GRADE: A+ One of the finest offensive line performances I have ever seen in person.


ST: An opening kickoff return for a touchdown is not as impressive as you might think (ask OSU or the Chicago Bears if that helped secure a title in 2006), as after all the other team has fifty-nine minutes to make it up.  But this one was big – it heartened the stadium and helped build in early lead.  That was the only memorable special teams play in the game, save their missed fieldgoal (just hooked – not blocked), but given how “exciting” special teams play has been so far this year I’ll take it gladly.



DL: They were adequate.  OSU found running room, Pryor was able to scramble for big yards, and there was by no means consistent passrush.  But they got some big sacks late and were not destroyed.



LB: Given how poorly the secondary played and how much Pryor struggled passing I have to say the linebacking corps stepped up well.  And that isn’t just inference either – OSU completed just 4 passes (for 24 yards) to non-WRs.  They were in the passing lanes underneath all game.  You could make an argument for Blake Sorensen (9) to be the player of the game.  Not only did he have the interception that helped clinch the game, he also had a big play early on (snuffing out a short pass to the right) that helped the Badgers dominate early.  Quite frankly you could make a legitimate argument that he has been the best defender this season over DE J.J. Watt (99) – although I would not go quite that far.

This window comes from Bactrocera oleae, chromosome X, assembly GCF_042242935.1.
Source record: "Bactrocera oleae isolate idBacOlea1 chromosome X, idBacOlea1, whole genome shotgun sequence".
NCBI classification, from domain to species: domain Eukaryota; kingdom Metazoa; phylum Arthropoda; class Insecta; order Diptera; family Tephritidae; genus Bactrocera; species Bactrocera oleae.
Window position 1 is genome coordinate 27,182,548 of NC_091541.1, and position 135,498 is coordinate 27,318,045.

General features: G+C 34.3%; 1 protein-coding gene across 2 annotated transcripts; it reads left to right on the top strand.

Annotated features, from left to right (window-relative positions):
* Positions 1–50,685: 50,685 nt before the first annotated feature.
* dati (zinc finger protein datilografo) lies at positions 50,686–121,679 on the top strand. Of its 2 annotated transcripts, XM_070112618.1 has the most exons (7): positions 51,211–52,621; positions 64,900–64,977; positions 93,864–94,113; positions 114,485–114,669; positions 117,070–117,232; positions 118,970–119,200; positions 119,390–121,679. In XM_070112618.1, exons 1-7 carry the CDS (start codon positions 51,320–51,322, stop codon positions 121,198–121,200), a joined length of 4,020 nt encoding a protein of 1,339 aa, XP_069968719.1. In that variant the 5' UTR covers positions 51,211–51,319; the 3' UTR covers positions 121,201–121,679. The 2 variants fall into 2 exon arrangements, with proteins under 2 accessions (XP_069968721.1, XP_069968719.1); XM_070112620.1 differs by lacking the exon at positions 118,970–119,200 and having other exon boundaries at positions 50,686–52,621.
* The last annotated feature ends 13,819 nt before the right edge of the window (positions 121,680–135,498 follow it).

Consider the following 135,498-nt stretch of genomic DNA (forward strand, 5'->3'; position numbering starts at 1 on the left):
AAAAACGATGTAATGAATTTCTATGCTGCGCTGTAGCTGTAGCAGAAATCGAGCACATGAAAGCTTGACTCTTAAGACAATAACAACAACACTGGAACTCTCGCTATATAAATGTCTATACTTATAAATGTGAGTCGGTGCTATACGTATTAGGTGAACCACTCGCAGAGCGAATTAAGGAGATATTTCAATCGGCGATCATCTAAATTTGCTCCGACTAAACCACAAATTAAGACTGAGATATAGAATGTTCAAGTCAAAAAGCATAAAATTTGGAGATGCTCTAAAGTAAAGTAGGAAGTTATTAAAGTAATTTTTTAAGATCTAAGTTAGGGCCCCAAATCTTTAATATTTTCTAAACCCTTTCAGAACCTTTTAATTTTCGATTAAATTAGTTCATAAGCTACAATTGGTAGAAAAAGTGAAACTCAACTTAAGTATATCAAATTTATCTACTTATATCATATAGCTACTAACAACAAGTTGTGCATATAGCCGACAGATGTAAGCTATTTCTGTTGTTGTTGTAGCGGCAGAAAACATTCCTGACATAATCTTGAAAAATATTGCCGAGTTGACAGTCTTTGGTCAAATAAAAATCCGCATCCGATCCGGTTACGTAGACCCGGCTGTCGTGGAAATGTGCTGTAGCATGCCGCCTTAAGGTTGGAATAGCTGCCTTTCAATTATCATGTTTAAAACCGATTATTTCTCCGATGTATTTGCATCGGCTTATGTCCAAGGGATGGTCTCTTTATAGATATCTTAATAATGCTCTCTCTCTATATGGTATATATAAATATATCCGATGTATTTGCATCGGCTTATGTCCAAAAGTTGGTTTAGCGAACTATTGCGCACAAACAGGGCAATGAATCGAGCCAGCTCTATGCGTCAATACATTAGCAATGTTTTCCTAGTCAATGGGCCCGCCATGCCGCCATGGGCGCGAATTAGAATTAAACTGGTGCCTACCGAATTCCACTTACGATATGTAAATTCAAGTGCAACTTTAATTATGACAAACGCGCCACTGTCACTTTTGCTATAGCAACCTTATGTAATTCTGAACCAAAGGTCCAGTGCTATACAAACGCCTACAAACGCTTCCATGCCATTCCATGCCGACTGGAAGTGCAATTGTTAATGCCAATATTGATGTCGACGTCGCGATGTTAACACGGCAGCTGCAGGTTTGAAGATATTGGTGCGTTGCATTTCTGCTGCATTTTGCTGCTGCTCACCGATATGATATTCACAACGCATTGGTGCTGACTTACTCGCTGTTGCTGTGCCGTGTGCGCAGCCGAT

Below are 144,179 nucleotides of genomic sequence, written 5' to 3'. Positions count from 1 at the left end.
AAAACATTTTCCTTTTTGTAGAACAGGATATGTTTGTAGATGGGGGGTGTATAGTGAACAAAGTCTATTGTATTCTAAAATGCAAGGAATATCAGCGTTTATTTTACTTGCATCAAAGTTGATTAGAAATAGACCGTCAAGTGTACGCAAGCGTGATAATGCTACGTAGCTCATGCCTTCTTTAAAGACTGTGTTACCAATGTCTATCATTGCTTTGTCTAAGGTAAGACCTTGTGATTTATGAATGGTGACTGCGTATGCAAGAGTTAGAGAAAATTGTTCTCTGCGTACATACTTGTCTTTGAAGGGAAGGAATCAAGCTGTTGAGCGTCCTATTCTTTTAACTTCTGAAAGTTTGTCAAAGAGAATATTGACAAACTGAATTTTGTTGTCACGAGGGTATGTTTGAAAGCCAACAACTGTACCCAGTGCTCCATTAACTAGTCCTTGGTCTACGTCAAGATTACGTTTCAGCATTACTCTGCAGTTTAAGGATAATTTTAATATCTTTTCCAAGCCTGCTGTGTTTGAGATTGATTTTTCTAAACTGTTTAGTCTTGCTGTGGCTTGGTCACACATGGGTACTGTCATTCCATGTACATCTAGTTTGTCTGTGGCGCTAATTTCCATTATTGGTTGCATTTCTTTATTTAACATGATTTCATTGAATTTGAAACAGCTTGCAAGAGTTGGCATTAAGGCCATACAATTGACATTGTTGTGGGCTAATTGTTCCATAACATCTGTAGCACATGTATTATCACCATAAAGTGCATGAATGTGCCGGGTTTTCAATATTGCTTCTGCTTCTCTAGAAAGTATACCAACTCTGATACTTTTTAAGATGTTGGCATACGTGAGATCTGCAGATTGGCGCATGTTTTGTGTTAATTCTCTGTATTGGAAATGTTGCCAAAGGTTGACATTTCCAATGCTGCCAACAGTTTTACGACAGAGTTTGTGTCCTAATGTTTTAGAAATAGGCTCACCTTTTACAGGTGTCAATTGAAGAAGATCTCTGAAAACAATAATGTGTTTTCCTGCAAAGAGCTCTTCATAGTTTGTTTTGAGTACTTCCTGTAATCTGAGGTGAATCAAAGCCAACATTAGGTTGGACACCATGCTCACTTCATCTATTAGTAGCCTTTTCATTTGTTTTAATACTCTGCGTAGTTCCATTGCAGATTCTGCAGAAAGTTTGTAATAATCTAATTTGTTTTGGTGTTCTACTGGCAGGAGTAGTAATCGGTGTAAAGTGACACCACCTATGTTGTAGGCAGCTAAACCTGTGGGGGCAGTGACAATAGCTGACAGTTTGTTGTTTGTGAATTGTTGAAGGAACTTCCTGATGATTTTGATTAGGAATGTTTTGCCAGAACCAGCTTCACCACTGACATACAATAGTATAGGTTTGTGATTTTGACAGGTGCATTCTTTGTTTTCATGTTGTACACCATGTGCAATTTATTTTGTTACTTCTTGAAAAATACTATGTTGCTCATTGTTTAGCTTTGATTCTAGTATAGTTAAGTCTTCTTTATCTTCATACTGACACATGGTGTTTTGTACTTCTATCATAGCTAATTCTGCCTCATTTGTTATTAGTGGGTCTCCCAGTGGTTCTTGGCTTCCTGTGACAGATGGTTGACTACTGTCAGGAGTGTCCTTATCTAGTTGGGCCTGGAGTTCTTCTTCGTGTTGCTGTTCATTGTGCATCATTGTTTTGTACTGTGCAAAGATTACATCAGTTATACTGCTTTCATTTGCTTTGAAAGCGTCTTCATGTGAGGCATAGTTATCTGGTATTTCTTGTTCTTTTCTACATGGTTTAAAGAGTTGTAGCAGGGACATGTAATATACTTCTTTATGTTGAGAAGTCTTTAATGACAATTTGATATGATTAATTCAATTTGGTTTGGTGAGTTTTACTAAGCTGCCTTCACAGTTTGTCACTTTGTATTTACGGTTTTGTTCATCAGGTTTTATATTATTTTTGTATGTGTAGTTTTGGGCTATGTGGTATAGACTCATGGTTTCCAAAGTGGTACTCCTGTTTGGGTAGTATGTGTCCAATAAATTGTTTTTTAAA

DB: No unit played above its head more than the secondary this game.  They were not spectacular – there were times when Pryor was lighting them up moving the ball up and down the field (see quarter, third), and they gave up several big passes on third downs, but they were able to do enough to hold Pryor to 50% completion when he is 66% for the season.

GRADE: B/B+ (just judging by this game)


Flow of game: I’m not sure exactly when to say it so I will make a new section.  As much as anything else the Badgers were helped by the flow of the game.  OSU struggled early and because we were running the ball so well their offense was so rarely on the field that they struggled to find their rhythm.  When they did and went on a run to close within three points the pressure was on them.  I think having to play catchup tires a team out more than just regular play.  Plus when Wisconsin finally countered in the fourth quarter OSU just did not have much left – their margin for error was spent.


Coaching: They weren’t flashy or that tricky, but the Badgers were ready to play.  Having Bret Bielema do that confident walk at the head of the team to start the game helped give the team and fans some confidence.  And in a big game the Badgers were not tight or sloppy – only had three penalties all game.

GRADE: A  One of the greatest wins in UW history.